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Should tutors be more transparent?

(19 Posts)
Joeyhale Fri 27-Oct-17 22:42:28

My younger brother is getting ready for his GCSEs and we've hired a few private tutors. It seems to be like we are just spending money with no real way of knowing his problem areas or whether he's improving, the real answer will come in the summer at that may be too late. Is this an issue that others have had, if so how are you addressing it?

PurpleDaisies Fri 27-Oct-17 22:44:39

If you want updates on progress, you need to ask. Didn’t you have a meeting with the tutor to talk about how it would work when you took them on?

Joeyhale Fri 27-Oct-17 22:46:58

Not really, I'm just wondering what everybody else tends to do with their tutors? Do you ask for updates regularly?

PurpleDaisies Fri 27-Oct-17 22:50:23

I should have said, I was a private tutor for a long while. Hardly anyone wants updates beyond “are they doing ok?”

MsTerry Fri 27-Oct-17 22:55:50

I work as a tutor. I answer questions that I am asked by the parents at the end of the session.
You need to be more proactive

Joeyhale Fri 27-Oct-17 22:56:36

Oh, I see, well I'm not exactly a parent but I am invested in my brother doing well. I'm a doctor which is why I'm so big on evidence base I guess. How do you and other tutors tend to determine the student's weaknesses and measure improvement so that parents don't need too? Apologies for all the questions.

PurpleDaisies Fri 27-Oct-17 23:02:03

To identify weaknesses I take a copy of the syllabus and ask them what they aren’t confident on, plus give the student past paper questions to try and see how they get on.

I don’t tend to “measure improvement”. They tend to be tested a lot in school. I work through topics and give homework so it’s obvious when they’ve understood something well enough to move on.

Joeyhale Fri 27-Oct-17 23:07:02

Thanks for this, good stuff to know!

Oblomov17 Fri 27-Oct-17 23:08:24

I’m not sure I quite understand the problem. I would talk to the tutor. Admit you don’t know how to monitor his progress. Ask his maths teacher. Look at his recent tests/exams. Ask teacher what tutor should be focusing on. It’s all in the communication.

echt Fri 27-Oct-17 23:11:55

When you say "we" have paid for a tutor for your brother, do you mean you? It's really up to the parents/whoever to ask those questions, or have made regular updates part of their expectations.

Joeyhale Fri 27-Oct-17 23:16:03

Yes I mean me, but because of my work schedule, I don't have the time to follow up and ask those questions. I'm just helping out my parents at the moment, and I'm wondering how parents generally work with their tutors and what their concerns are in terms of monitoring improvement so it doesn't merely become a recurring expense.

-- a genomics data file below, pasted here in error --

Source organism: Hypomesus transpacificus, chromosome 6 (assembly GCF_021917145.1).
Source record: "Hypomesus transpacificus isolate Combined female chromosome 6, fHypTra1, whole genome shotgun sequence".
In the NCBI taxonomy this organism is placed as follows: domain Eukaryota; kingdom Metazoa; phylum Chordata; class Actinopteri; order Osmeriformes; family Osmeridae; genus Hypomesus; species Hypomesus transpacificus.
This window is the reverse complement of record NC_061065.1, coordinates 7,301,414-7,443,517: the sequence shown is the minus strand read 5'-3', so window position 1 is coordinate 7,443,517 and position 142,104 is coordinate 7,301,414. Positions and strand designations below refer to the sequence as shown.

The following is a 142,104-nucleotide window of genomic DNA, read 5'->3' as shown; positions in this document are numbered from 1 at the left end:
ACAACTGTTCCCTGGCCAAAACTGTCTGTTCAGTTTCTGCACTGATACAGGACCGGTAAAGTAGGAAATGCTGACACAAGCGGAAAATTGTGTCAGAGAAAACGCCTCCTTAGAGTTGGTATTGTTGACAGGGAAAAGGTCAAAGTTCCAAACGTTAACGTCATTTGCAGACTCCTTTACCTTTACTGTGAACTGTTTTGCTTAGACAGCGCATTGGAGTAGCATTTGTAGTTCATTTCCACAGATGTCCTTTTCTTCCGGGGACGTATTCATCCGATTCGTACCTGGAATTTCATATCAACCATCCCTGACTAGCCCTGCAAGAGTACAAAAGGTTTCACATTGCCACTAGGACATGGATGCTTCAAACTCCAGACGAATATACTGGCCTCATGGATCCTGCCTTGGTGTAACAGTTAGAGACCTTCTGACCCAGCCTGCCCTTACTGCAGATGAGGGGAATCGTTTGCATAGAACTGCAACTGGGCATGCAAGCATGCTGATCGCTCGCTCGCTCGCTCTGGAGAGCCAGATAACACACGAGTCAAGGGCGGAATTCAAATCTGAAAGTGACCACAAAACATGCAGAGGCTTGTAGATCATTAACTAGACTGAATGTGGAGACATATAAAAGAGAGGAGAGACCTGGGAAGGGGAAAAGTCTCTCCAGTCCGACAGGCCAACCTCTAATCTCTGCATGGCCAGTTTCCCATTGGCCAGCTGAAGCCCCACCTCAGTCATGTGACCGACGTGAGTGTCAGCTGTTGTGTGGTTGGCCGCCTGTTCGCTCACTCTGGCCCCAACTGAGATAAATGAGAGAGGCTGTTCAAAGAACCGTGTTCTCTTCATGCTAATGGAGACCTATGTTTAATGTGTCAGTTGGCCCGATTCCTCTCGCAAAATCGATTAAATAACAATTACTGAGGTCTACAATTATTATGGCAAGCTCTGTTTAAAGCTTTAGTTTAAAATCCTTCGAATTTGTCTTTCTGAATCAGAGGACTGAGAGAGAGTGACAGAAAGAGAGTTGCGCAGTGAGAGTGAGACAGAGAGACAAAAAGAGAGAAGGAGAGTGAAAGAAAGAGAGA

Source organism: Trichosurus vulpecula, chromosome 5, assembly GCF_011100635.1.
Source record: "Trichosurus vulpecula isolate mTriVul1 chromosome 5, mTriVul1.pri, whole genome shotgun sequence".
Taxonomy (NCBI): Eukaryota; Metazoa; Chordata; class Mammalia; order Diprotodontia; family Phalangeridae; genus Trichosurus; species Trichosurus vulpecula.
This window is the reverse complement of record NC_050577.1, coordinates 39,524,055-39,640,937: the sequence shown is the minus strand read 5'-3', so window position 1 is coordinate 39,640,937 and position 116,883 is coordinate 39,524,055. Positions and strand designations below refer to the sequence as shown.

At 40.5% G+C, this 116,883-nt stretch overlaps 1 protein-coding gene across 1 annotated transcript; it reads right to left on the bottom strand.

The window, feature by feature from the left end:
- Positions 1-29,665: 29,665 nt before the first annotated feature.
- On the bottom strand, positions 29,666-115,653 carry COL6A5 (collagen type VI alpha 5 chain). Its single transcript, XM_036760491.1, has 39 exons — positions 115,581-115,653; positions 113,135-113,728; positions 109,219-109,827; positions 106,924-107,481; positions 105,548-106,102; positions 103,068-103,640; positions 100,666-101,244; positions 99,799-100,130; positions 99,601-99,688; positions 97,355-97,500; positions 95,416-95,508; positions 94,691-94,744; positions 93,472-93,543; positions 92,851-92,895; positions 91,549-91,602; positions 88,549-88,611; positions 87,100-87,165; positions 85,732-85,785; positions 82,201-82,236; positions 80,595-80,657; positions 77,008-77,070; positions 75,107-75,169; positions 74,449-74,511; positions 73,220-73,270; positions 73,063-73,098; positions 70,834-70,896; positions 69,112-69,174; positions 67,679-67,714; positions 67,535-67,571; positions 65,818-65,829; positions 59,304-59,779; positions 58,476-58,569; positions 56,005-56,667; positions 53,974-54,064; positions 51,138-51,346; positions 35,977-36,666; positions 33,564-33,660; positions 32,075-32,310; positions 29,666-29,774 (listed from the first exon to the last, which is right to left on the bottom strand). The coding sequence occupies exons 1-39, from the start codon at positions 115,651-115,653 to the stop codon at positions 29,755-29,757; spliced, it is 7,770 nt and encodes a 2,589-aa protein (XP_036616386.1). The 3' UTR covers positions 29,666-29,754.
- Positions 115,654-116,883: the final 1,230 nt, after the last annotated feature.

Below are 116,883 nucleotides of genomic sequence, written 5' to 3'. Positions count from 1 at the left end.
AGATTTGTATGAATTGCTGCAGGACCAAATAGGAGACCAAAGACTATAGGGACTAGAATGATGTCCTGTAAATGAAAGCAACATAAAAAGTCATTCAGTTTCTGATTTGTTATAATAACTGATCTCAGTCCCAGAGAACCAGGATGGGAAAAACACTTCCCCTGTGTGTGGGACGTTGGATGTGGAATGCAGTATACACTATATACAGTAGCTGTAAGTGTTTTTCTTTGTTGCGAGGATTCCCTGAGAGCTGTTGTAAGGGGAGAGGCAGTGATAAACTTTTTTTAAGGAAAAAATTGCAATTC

PurpleDaisies Fri 27-Oct-17 23:17:37

To be honest joey, most parents I worked with trusted that I knew what I was doing since I usually came highly recommended by someone they knew so I didn’t get a lot of end of session questions.

JenniferYellowHat1980 Fri 27-Oct-17 23:18:46

I am perfectly happy to give parents feedback and I do. Quite what they are supposed to do with it is up to them. It doesn’t seem to be the case in your situation but I am often hired with six weeks to go which is neither use nor ornament really.

Joeyhale Fri 27-Oct-17 23:26:38

Thanks, Jennifer and Purpledaisies. @Jennifer do you take the same approach to Purpledaisies where it comes to tutoring your students, or do you approach it differently?

JenniferYellowHat1980 Sat 28-Oct-17 14:10:11

I only really get tutees a few weeks before their exam so I tend to make sure they know what to expect on each paper, what the Examiner is looking for on each question and then check their skills as they produce responses. It’s too little, too late really. Tutoring for GCSE should really start at the beginning of year 10 but parents often don’t realise their DC is struggling until after mocks.

tutorwho Sat 28-Oct-17 21:50:35

JoeyHale

Although you've said you're a doctor, you seem to know a lot about tutoring?

If you don't have time to speak to the tutor, ask them for an e-mail update. You could actually also speak to your brother/ask to see his work and to discuss what he's been doing. It is a two way street.. a tutor can only input so much and a student can only do what they can do in the exams.

PenelopeStoppit Sat 28-Oct-17 21:59:07

I do some GCSE tutoring. I use the technique I would with Yr 11 students in general which is a mock paper for first session followed by marking/ assessing and feedback to student to determine areas of strength and areas to develop and then we work on the areas for development each week. This is punctuated by more mock papers to track progress and inform future planning. I make students I tutor write LOs each week as we work through areas of development. Parents and carers can see LOs, mock papers, written feedback and track progress through the (hopefully) improving marks. Each to their own though.

RedHelenB Sat 28-Oct-17 22:04:00

The improvements should be obvious by improved results in their schoolwork/tests.

Joeyhale Sat 28-Oct-17 22:32:37

@tutorwho I said that I'm a doctor because that's my day job(or nights because I'm in trauma and orthopaedics), and I think it's apparent that I don't know very much about it haha. I'm just asking questions to help my family.
@Pennelopestoppit, thanks for that. My questions have more or less been answered anyways, but I do particularly like your approach. It does sound quite time-consuming on your part though, still sounds good though.

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